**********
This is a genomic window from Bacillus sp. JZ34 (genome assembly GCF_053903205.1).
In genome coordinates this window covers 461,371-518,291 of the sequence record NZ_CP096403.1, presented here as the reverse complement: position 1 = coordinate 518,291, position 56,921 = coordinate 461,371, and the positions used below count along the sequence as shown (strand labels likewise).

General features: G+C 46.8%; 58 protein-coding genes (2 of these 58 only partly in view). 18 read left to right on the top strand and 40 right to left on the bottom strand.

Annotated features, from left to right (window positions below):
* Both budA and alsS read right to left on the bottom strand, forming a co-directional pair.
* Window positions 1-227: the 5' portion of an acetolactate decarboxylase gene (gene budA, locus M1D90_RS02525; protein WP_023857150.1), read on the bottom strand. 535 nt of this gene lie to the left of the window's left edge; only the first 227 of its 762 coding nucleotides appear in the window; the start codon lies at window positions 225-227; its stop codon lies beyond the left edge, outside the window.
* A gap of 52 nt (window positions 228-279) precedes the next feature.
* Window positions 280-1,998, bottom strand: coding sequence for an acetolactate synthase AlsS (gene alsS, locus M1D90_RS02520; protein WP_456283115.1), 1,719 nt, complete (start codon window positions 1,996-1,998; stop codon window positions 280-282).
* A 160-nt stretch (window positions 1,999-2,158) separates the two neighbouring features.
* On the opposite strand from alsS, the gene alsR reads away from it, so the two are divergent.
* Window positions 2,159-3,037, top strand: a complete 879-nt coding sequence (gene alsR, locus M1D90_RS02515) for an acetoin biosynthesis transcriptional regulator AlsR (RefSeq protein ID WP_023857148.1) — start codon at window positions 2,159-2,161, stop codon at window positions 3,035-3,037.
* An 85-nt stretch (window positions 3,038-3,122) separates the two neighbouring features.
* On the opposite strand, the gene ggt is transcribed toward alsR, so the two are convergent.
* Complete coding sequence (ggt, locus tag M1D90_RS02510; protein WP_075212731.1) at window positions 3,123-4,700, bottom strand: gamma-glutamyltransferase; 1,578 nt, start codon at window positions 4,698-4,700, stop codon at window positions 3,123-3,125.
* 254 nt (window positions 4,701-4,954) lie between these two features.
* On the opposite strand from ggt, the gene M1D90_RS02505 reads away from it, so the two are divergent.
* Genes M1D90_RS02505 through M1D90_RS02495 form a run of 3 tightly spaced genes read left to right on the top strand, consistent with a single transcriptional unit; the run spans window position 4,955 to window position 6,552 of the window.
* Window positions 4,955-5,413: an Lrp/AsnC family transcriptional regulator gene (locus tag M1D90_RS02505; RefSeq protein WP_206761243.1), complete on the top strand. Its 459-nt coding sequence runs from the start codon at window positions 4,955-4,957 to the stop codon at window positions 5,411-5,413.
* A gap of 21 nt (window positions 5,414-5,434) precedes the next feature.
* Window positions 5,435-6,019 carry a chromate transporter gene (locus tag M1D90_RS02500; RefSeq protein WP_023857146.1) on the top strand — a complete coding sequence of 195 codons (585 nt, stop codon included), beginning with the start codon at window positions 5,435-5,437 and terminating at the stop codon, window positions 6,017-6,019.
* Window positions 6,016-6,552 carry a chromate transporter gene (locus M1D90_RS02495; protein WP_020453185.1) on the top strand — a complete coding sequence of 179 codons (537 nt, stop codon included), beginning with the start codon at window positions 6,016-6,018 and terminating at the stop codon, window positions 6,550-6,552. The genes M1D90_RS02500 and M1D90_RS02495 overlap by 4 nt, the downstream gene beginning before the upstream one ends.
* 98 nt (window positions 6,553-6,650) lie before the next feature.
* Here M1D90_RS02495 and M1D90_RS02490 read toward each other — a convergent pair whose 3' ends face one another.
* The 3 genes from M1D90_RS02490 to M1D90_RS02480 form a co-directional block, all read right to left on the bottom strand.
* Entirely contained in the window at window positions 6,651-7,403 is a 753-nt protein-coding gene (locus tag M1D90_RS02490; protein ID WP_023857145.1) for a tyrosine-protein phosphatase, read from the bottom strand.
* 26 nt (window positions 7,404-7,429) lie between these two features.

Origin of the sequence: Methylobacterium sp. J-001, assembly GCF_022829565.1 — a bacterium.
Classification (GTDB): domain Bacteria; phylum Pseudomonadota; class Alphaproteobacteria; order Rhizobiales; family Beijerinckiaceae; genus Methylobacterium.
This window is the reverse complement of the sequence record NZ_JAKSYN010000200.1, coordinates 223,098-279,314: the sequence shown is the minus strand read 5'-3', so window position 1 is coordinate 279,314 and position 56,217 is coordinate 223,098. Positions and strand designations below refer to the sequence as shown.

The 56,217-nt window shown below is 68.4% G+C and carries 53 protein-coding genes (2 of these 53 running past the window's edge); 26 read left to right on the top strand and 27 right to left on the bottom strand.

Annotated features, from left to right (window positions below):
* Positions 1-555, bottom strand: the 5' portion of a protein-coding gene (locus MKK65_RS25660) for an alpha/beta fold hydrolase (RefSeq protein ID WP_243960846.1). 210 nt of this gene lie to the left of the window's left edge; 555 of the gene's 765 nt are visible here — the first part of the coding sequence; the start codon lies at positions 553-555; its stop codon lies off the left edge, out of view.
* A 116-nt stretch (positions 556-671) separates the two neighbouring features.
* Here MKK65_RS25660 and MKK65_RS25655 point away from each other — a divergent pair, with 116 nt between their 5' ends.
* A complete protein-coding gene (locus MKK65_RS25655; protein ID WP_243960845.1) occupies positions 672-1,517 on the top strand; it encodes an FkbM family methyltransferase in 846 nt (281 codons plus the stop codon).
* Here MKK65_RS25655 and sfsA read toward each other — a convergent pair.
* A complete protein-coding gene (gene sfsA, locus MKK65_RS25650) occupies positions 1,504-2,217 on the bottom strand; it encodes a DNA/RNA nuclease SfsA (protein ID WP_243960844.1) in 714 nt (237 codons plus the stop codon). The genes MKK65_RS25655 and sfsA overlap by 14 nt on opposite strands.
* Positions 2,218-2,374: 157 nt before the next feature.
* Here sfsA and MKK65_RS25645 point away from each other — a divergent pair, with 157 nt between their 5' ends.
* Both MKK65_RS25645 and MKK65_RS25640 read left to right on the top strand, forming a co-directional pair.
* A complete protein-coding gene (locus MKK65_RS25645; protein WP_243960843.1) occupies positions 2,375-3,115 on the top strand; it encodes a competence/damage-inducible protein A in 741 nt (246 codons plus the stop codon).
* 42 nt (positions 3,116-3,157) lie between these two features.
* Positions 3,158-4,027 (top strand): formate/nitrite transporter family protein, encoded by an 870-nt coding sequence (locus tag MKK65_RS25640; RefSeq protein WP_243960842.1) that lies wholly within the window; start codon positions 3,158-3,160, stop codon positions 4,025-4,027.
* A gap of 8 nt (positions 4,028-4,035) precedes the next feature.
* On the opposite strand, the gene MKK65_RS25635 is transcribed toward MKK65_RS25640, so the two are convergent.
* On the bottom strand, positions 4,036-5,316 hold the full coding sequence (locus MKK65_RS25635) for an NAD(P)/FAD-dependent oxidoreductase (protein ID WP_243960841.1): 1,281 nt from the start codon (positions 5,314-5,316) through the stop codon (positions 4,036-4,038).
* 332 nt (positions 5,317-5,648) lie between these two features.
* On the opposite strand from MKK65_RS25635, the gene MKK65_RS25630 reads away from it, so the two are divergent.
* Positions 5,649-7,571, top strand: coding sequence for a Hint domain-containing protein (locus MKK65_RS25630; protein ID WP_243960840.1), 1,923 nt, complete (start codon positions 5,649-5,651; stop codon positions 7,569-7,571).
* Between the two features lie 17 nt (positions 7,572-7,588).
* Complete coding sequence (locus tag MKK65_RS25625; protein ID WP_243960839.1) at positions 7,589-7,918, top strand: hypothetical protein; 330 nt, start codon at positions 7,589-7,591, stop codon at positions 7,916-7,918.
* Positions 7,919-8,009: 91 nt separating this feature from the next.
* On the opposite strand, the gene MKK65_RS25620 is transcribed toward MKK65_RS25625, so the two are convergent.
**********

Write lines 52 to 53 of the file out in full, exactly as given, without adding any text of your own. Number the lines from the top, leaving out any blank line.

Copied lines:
* Positions 7,919-8,009: 91 nt separating this feature from the next.
* On the opposite strand, the gene MKK65_RS25620 is transcribed toward MKK65_RS25625, so the two are convergent.